The first order of business for trainer Richard Mandella when he calls Spendthrift Farm manager Ned Toffey is usually to reassure him that he can take his heart out of his throat. When one's job revolves around tending to Thoroughbreds who can be as fragile as they are brilliant, there is inevitably unfortunate news that must be passed on.
One of those moments occurred Oct. 19, 2014. Spendthrift Farm's champion filly Beholder was running a fever. A high one. Enough to end hopes of having her attempt to defend her title in the 2014 Breeders' Cup Distaff. Enough to eventually shelve plans to ship her to Kentucky to be sold at the Fasig-Tipton November sale.
It was the kind of phone call that turns a horseman's hair prematurely white and fosters all sorts of internal distress.
But in hindsight, it might be one of the best calls Toffey has ever gotten.
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"She saved us from ourselves," Toffey said last week when reflecting on the angst of a year ago. "As usual she knew better than we did."
Had a healthy Beholder stuck to the program and ended up in the sales ring last November, the Thoroughbred industry probably would not have the gift that her seismic 5-year-old season has been. This season could reach historic levels pending the outcome of her expected start against males in the $5 million Breeders' Cup Classic at Keeneland on Saturday.
She almost certainly would have changed hands with a price deep into the seven-figure range. Her retirement from racing likely would have followed, because what owner in his or her right mind would be brave enough to risk keeping a filly of her pedigree and value in training when she already had two Eclipse Awards and a pair of Breeders' Cup wins on her résumé, and the strong certainty of a Hall of Fame plaque in her future?
Instead of retiring Beholder after her triumph in the 2013 Breeders' Cup Distaff — which came a year after her win in the Juvenile Fillies — Spendthrift Farm owner B. Wayne Hughes decided that as long as Mandella told him his two-time divisional heroine was sound and happy doing her on-track job, he was going to let her.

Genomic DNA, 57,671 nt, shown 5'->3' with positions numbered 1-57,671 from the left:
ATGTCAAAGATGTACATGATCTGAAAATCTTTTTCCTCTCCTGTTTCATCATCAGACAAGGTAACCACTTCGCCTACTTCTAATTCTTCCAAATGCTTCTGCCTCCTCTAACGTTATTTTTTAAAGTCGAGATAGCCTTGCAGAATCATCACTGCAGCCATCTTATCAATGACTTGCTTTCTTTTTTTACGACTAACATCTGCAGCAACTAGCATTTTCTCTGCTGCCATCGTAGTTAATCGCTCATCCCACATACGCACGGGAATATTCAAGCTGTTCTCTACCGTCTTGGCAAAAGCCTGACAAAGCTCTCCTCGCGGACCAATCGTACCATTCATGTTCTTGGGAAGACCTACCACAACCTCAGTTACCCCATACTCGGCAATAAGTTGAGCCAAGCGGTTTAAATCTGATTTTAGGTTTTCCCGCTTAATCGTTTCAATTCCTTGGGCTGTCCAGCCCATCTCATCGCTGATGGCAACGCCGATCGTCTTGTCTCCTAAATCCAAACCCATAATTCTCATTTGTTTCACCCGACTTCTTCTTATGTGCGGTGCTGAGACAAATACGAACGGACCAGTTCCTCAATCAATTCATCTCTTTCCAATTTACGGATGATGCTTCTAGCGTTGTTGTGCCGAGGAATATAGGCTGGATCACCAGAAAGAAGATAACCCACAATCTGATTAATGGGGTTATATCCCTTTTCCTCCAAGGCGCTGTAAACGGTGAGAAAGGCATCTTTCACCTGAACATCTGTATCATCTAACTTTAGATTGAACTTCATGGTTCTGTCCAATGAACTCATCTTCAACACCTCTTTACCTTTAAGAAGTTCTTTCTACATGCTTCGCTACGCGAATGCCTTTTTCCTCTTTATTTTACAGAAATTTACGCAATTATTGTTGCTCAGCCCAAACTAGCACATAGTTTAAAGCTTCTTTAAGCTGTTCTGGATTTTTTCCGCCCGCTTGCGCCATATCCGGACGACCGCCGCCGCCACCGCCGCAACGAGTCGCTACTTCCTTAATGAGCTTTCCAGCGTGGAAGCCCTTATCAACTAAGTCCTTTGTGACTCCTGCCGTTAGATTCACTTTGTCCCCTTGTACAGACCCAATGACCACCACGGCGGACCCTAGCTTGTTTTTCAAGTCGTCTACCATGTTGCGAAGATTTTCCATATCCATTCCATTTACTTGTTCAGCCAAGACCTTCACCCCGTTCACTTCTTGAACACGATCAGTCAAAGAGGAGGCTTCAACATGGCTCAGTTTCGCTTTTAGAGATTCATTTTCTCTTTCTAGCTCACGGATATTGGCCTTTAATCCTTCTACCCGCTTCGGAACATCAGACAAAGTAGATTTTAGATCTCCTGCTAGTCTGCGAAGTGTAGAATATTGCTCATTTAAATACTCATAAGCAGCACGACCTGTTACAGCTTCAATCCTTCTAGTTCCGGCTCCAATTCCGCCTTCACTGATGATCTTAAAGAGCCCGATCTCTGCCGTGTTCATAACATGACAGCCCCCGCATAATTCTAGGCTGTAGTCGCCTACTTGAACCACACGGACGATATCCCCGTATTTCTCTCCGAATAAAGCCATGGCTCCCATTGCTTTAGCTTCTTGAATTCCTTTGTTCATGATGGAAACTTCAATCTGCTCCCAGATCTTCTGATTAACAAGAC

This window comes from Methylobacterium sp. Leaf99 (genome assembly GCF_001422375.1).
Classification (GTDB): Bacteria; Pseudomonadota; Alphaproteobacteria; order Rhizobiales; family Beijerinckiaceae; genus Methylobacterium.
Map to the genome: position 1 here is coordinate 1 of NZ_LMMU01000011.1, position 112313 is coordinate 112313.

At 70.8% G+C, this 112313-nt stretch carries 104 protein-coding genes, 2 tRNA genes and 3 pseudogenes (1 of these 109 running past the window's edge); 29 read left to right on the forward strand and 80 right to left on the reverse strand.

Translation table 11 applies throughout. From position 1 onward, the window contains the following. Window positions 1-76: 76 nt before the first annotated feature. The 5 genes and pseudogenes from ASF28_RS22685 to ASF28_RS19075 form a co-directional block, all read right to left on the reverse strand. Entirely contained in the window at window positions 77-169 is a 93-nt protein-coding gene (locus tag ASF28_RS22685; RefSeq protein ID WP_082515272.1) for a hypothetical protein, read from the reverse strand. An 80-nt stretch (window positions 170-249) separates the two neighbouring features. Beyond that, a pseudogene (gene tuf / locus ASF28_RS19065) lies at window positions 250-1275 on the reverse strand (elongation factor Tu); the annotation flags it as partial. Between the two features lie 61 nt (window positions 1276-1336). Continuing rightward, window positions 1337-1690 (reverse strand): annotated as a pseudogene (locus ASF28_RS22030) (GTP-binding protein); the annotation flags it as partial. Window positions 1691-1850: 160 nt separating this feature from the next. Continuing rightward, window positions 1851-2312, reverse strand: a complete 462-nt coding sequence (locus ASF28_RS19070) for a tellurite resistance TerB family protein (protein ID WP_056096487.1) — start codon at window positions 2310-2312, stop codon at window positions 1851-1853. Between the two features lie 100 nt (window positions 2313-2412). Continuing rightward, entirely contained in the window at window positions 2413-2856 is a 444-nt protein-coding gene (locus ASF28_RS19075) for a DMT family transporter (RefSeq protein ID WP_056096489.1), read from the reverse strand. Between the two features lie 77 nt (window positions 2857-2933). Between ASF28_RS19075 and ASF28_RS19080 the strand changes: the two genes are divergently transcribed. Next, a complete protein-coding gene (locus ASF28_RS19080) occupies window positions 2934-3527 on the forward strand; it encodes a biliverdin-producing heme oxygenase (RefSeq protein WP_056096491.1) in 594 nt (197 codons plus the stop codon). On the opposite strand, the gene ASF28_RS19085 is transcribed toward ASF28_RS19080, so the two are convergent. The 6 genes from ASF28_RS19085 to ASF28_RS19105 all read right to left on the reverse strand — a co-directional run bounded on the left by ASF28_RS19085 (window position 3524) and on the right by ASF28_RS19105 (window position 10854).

And so, circumstances conspired to leave well enough alone as she was returned to Mandella after recovering from her illness to campaign under the Spendthrift colors for another year.
What has transpired since her seasonal debut in the Santa Lucia Stakes on April 10 has been a testament to what sportsmanship and horsemanship can achieve over an extended period. In Beholder's master class of a five-race campaign leading into the Breeders' Cup, she has left her foes flailing in their attempts just to challenge her, no more so than when she demolished male rivals by 81/4 lengths in the Grade I Pacific Classic at Del Mar on Aug. 22.
"It's pretty special," said Janeen Painter, Beholder's exercise rider. "You don't get to see (horses) run very often as 4- and 5-year-olds, and the fact they are interested in running her as a 6-year-old, that is pretty exciting. I think probably her 5-year-old year was where you could see the biggest change in her mentally and physically.
"When she was 2, she had a lot of energy and things would set her off, and she would get mad and she couldn't get over herself. One little thing, and she would explode and it would escalate into a bigger explosion. But as she has gotten older and more mature, she may be upset but she doesn't let it come outwardly the way she used to when she was a baby."
The yin and yang of Beholder was capsulated during her outing in the 2013 Kentucky Oaks, when she had a meltdown in the post parade and dumped rider Garrett Gomez but still finished second, half a length behind Princess of Sylmar.